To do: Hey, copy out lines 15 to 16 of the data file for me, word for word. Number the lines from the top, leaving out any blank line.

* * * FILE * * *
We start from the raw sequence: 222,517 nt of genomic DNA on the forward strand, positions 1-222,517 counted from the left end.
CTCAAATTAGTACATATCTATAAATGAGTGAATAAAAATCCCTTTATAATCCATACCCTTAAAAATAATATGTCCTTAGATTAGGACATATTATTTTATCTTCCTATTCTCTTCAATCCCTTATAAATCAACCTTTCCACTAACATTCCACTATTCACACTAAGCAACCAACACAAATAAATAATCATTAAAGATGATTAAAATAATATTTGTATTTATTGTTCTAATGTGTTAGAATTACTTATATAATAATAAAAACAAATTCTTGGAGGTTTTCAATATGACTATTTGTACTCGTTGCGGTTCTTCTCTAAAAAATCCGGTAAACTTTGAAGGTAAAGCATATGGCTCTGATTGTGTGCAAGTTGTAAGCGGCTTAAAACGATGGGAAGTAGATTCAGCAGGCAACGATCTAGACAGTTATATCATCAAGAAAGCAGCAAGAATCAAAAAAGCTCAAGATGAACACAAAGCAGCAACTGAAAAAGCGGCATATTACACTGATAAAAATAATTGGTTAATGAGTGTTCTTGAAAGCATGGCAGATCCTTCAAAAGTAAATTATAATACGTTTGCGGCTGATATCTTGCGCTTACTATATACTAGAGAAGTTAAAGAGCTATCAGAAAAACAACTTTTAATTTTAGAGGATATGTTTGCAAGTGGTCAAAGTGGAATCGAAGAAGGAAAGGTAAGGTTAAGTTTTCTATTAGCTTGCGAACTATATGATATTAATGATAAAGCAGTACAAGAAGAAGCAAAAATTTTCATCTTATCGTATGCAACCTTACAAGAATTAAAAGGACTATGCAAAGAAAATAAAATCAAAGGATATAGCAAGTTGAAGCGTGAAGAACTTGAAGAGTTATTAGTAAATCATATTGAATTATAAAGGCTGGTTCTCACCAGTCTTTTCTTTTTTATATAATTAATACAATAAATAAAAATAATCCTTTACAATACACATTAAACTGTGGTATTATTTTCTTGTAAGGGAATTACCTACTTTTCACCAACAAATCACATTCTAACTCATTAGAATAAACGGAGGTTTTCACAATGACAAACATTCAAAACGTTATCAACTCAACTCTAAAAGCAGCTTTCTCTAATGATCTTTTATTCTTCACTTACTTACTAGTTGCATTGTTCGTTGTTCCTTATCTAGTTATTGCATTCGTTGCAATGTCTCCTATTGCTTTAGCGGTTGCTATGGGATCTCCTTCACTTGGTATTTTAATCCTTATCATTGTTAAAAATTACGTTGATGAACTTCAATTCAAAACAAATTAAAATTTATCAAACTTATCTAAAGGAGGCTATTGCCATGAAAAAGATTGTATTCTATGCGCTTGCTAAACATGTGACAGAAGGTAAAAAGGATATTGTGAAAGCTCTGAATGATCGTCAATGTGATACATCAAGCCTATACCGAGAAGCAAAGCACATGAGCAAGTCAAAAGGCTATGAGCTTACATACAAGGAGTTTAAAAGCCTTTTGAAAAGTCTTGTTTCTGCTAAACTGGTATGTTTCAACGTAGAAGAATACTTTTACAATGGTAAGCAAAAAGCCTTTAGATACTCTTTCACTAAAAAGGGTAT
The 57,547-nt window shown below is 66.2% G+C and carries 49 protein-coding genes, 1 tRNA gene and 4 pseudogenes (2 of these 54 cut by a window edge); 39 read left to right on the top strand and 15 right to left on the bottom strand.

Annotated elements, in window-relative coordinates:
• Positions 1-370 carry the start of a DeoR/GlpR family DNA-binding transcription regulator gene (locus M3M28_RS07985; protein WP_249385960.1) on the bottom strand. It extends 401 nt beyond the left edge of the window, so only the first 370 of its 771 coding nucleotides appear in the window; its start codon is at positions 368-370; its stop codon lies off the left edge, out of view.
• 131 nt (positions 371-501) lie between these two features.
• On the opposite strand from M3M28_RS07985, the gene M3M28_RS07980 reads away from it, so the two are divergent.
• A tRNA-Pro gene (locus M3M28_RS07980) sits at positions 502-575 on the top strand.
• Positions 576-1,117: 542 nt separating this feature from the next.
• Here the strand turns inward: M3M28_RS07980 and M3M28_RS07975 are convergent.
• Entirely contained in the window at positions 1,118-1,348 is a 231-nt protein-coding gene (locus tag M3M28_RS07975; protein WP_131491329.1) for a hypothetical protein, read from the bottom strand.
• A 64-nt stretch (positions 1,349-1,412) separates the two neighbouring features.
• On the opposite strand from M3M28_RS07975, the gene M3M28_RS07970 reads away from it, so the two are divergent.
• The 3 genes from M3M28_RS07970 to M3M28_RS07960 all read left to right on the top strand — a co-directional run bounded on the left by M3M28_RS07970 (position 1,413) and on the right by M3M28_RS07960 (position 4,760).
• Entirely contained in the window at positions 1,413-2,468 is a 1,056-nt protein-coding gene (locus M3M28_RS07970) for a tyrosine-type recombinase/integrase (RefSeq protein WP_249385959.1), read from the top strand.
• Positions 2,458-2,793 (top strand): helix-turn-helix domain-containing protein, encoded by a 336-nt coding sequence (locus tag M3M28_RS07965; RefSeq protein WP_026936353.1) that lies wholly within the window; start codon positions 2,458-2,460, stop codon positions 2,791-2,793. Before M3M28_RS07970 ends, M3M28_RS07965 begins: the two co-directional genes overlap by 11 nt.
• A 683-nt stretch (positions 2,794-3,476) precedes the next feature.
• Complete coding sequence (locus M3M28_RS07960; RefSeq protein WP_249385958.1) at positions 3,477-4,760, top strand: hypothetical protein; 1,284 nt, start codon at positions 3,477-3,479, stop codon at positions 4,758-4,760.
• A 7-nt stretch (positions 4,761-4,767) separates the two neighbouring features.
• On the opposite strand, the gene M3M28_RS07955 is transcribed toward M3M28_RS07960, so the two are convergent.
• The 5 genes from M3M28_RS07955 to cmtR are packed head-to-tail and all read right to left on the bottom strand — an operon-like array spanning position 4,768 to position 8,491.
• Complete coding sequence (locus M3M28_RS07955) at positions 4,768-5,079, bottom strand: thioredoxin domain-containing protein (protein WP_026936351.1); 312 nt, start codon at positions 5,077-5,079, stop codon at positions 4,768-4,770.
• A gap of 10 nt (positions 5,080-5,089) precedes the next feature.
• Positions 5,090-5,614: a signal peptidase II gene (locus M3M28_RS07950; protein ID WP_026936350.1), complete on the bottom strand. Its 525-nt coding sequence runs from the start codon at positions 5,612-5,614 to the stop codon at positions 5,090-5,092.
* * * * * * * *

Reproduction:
• Entirely contained in the window at positions 1,413-2,468 is a 1,056-nt protein-coding gene (locus M3M28_RS07970) for a tyrosine-type recombinase/integrase (RefSeq protein WP_249385959.1), read from the top strand.
• Positions 2,458-2,793 (top strand): helix-turn-helix domain-containing protein, encoded by a 336-nt coding sequence (locus tag M3M28_RS07965; RefSeq protein WP_026936353.1) that lies wholly within the window; start codon positions 2,458-2,460, stop codon positions 2,791-2,793. Before M3M28_RS07970 ends, M3M28_RS07965 begins: the two co-directional genes overlap by 11 nt.